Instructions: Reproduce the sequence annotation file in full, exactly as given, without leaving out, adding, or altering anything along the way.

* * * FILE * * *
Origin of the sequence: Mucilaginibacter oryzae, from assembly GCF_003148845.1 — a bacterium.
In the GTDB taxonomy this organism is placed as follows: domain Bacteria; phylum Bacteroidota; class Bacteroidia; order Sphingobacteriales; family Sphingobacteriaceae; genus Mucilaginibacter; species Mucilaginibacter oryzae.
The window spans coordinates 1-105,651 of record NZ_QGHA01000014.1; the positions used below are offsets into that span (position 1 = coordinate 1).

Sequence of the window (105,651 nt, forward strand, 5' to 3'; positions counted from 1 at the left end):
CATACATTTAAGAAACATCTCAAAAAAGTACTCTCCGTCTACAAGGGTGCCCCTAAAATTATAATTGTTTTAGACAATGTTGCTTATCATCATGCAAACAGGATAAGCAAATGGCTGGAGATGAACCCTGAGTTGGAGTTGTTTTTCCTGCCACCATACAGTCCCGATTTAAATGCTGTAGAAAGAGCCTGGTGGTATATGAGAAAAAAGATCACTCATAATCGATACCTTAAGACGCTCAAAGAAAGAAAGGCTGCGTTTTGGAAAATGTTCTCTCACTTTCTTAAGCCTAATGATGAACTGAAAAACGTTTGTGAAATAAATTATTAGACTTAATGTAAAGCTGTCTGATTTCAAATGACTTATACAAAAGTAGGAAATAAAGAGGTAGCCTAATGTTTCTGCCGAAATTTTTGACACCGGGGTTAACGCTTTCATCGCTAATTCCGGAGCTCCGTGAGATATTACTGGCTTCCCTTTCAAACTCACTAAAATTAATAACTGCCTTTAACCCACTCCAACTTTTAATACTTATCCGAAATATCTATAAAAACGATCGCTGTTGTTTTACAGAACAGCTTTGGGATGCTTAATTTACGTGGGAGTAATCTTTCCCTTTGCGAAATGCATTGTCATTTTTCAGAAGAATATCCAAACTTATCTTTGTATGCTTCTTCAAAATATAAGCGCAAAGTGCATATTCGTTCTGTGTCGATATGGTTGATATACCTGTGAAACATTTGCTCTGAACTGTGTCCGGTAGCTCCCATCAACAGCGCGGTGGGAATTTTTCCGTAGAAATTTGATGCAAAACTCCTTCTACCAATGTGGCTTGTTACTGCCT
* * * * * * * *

Origin of the sequence: Mucilaginibacter oryzae, from assembly GCF_003148845.1 — a bacterium.
In the GTDB taxonomy this organism is placed as follows: domain Bacteria; phylum Bacteroidota; class Bacteroidia; order Sphingobacteriales; family Sphingobacteriaceae; genus Mucilaginibacter; species Mucilaginibacter oryzae.
The window spans coordinates 1-105,651 of record NZ_QGHA01000014.1; the positions used below are offsets into that span (position 1 = coordinate 1).

Sequence of the window (105,651 nt, forward strand, 5' to 3'; positions counted from 1 at the left end):
CATACATTTAAGAAACATCTCAAAAAAGTACTCTCCGTCTACAAGGGTGCCCCTAAAATTATAATTGTTTTAGACAATGTTGCTTATCATCATGCAAACAGGATAAGCAAATGGCTGGAGATGAACCCTGAGTTGGAGTTGTTTTTCCTGCCACCATACAGTCCCGATTTAAATGCTGTAGAAAGAGCCTGGTGGTATATGAGAAAAAAGATCACTCATAATCGATACCTTAAGACGCTCAAAGAAAGAAAGGCTGCGTTTTGGAAAATGTTCTCTCACTTTCTTAAGCCTAATGATGAACTGAAAAACGTTTGTGAAATAAATTATTAGACTTAATGTAAAGCTGTCTGATTTCAAATGACTTATACAAAAGTAGGAAATAAAGAGGTAGCCTAATGTTTCTGCCGAAATTTTTGACACCGGGGTTAACGCTTTCATCGCTAATTCCGGAGCTCCGTGAGATATTACTGGCTTCCCTTTCAAACTCACTAAAATTAATAACTGCCTTTAACCCACTCCAACTTTTAATACTTATCCGAAATATCTATAAAAACGATCGCTGTTGTTTTACAGAACAGCTTTGGGATGCTTAATTTACGTGGGAGTAATCTTTCCCTTTGCGAAATGCATTGTCATTTTTCAGAAGAATATCCAAACTTATCTTTGTATGCTTCTTCAAAATATAAGCGCAAAGTGCATATTCGTTCTGTGTCGATATGGTTGATATACCTGTGAAACATTTGCTCTGAACTGTGTCCGGTAGCTCCCATCAACAGCGCGGTGGGAATTTTTCCGTAGAAATTTGATGCAAAACTCCTTCTACCAATGTGGCTTGTTACTGCCT